|COURT:||Karnataka High Court|
|CORAM:||H. G. Ramesh J, John Michael Cunha J|
|SECTION(S):||Advocates Act 1972|
|CATCH WORDS:||Advocates, vakalatnama|
|COUNSEL:||Ajith Anand Shetty|
|DATE:||December 2, 2016 (Date of pronouncement)|
|DATE:||May 4, 2017 (Date of publication)|
|FILE:||Click here to download the file in pdf format|
|NOC from Advocate to appoint new advocate: A litigant has the absolute right to appoint an advocate of his choice and to terminate his services any time and for whatever reason. There is no concept of an "irrevocable vakalatnama". A party has the absolute freedom to change his advocate. Fairness demands that the party should inform his advocate already on record though this is not a condition precedent to appoint a new advocate. The Registry cannot insist on a NOC from the old advocate and refuse to take the new vakalatnama on record|
The High Court had to consider whether vakalatnama filed by a new advocate is to be accepted in the absence of ‘no objection’ of the advocate already on record. HELD by the High Court:
(i) It is clear from the observations in R.D.Saxena v. Balaram Prasad Sharma [AIR 2000 SC 2912] and in New India Assurance Co. Ltd. v. A.K.Saxena [AIR 2004 SC 311] and C.V.Sudhindra & Ors. vs M/s Divine Light School for Blind & Ors. [ILR 2008 KAR 3983] that a party to litigation has an absolute right to appoint an advocate of his choice, to terminate his services, and to appoint a new advocate. A party has the freedom to change his advocate any time and for whatever reason. However, fairness demands that the party should inform his advocate already on record, though this is not a condition precedent to appoint a new advocate.
(ii) There is nothing known as irrevocable vakalatnama. The right of a party to withdraw vakalatnama or authorization given to an advocate is absolute. Hence, a party may discharge his advocate any time, with or without cause by withdrawing his vakalatnama or authorization. On discharging the advocate, the party has the right to have the case file returned to him from the advocate, and any refusal by the advocate to return the file amounts to misconduct under Section 35 of the Advocates Act, 1961. In any proceeding, including civil and criminal, a party has an absolute right to appoint a new Advocate. Under no circumstance, a party can be denied of his right to appoint a new advocate of his choice. Therefore, it follows that any rule or law imposing restriction on the said right can’t be construed as mandatory. Accordingly, Courts, Tribunals or other authorities shall not ask for ‘no objection’ of the advocate already on record, to accept the vakalatnama filed by a new advocate.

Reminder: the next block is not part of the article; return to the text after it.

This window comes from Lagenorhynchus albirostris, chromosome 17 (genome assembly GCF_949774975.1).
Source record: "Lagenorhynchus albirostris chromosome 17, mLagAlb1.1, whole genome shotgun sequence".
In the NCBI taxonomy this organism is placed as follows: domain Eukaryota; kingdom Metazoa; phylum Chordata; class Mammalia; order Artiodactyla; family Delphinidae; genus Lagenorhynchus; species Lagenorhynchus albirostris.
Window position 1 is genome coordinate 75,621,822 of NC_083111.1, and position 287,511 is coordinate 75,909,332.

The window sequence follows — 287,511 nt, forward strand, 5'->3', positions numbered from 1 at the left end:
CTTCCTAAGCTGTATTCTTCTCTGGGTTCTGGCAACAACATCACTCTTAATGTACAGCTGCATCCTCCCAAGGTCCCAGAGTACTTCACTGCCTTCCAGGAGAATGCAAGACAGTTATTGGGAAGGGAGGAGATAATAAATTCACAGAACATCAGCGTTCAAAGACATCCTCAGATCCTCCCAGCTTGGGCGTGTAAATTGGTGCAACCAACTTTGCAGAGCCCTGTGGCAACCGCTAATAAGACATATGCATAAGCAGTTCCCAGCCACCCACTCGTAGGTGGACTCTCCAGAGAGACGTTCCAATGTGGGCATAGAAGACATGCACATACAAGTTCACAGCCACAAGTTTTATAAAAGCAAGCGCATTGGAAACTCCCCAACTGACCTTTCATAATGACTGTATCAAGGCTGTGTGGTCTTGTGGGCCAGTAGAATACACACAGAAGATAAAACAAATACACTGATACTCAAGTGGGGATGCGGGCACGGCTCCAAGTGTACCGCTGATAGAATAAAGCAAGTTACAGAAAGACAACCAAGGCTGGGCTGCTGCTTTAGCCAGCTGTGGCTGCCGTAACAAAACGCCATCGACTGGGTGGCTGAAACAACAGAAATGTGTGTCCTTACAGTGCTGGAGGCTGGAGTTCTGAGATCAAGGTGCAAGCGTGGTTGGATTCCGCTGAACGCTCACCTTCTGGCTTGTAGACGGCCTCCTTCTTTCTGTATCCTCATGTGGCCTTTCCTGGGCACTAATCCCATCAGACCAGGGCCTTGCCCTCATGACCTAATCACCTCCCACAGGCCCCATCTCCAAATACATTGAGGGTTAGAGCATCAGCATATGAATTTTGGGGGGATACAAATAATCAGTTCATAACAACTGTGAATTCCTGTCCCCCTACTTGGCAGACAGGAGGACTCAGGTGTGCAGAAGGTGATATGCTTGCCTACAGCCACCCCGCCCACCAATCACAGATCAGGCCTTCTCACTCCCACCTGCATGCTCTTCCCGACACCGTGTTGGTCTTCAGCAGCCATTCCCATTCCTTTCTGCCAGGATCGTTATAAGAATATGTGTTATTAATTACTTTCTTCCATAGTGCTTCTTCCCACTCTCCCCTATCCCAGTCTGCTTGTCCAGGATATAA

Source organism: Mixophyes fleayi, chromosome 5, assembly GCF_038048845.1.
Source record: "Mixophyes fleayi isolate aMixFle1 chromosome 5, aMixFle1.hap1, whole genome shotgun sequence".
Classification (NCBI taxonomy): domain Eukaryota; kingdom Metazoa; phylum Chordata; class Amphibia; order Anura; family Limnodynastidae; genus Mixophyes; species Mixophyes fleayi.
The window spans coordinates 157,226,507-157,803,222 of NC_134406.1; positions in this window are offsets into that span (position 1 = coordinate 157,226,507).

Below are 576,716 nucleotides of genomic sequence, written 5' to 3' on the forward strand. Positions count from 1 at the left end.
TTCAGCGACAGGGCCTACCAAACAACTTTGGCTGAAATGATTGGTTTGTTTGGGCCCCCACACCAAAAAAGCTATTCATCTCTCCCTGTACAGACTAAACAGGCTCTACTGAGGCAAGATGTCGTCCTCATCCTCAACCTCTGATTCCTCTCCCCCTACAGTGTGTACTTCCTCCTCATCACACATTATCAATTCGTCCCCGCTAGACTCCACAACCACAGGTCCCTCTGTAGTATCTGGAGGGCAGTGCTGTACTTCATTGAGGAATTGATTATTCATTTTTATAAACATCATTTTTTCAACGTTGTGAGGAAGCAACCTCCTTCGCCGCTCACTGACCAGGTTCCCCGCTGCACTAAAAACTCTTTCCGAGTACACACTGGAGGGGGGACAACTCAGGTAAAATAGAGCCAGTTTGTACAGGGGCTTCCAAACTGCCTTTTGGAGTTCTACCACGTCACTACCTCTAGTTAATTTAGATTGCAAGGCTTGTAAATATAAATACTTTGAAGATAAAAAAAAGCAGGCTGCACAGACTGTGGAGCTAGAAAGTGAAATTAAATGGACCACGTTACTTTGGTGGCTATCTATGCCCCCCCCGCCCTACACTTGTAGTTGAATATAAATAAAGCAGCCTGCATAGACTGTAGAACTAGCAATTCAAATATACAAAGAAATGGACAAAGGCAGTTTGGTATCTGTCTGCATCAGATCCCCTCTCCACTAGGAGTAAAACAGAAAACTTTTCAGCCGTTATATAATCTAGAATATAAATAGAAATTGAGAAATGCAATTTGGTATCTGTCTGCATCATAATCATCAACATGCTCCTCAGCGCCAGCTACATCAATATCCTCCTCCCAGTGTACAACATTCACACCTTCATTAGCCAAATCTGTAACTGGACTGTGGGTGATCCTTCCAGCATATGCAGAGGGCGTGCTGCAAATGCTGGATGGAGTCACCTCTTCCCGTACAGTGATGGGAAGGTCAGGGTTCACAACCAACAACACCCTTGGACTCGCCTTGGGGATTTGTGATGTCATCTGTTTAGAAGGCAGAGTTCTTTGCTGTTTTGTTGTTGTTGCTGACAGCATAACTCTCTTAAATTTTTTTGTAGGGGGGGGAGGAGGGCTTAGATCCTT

(iii) As observed in the decisions referred to above, if an Advocate is discharged by his client and if he has any genuine claim against his client relating to the fee payable to him, the appropriate course for him is to return the brief and to agitate his claim in an appropriate forum, in accordance with law.
(iv) As stated above, under no circumstance, a party can be denied of his right to appoint a new advocate of his choice. The right is absolute and not conditional. Hence, the objection raised by the Registry on the vakalatnama is overruled. Hereafter, the Registry shall not ask for ‘no objection’ of the advocate already on record, to accept the vakalatnama filed by a new Advocate.